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Is this back problem going to be a problem for me?

(4 Posts)
Fireinthegrate Mon 17-Apr-17 13:48:14

Just got back from seeing a mare for loan.
She is 7 and can be stressy, hormonal. That doesn't worry me.
She had a problem getting into canter, she just trotted faster and ran, then broke into canter. She was worse on one rein than the other. The owner has had her for nearly 4 yrs, but she was not broken in til she was 5 and she did not start canter work til she was 6.
Owner mentioned that she has her back seen to every 6 months and she is much better afterwards.
After a bit of googling I found she has seen a bowen therapist.
Now I only want to hack this horse, mostly walk and trot and I might break into a canter on a good day with the wind behind me!
My daughter will ride her too and she might school and jump her, but essentially she would be for me to hack.
So, is this back thing the cause of the running into canter? Or is the running a schooling issue?
As it's a loan and not to buy, would I be mad to take this on?
Finding horses for loan is like finding hens teeth! The last one I looked at had arthritis and intermittent lameness.

Booboostwo Mon 17-Apr-17 16:09:15

Sounds like the mare is in pain and has never been properly diagnosed. She might stay the same but even if she does your DD will have trouble jumping a horse that is not balanced enough to do a canter transition. She may also get worse and you may be left with a vet's bill and a horse you can't ride - not to mention that horses with back pain can buck!

If it's not her back it could well be her hormones, especially with her 'being hormonal'.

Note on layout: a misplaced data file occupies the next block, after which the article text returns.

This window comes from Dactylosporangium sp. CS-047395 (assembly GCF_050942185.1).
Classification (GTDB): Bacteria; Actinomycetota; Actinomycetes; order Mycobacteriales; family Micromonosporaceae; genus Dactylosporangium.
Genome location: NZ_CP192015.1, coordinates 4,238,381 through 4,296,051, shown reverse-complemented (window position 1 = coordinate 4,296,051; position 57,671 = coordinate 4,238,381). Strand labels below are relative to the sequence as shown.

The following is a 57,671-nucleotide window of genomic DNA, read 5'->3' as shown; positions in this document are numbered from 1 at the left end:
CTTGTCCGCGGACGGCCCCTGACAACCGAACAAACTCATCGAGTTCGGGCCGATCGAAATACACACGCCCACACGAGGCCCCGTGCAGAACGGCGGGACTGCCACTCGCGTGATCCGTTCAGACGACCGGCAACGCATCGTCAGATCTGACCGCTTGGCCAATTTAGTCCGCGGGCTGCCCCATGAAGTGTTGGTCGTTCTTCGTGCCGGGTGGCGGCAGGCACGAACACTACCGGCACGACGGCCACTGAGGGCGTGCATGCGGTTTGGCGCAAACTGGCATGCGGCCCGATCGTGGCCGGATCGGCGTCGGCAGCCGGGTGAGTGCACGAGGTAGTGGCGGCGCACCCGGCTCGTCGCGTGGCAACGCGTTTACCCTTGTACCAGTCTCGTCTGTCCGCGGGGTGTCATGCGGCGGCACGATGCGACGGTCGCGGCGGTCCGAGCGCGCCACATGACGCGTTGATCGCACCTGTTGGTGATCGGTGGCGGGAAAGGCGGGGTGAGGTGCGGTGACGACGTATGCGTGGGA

Even if she did not have the back problems why take on a hormonal mare? She may have difficult days and she's likely to get worse in the summer, the time most people want to ride.

Garnethair Mon 17-Apr-17 18:04:58

Walk away. You sound like you are looking for an all rounder. This isn't the one.

RatherBeRiding Wed 19-Apr-17 15:39:25

My first thought was its a schooling issue especially if she's been broken late and only started cantering last year.

It takes time and the right kind of work to build up the muscles so a horse can make a decent canter transition. It's taken my youngster absolutely ages to be strong and balanced enough to pick up the correct canter lead consistently, and to get a decent upwards transition. He was a late maturing type.

Also, if she's never been properly schooled and is finding it difficult to carry herself she could well be getting a bit sore. Or she could be sore because of an ill fitting saddle.

I wonder what kind of schooling, if any, that she's had. But whatever, if the horse isn't right for you then don't bother. Round here there seem to be absolutely loads of decent horses for share/part loan, so just keep looking!

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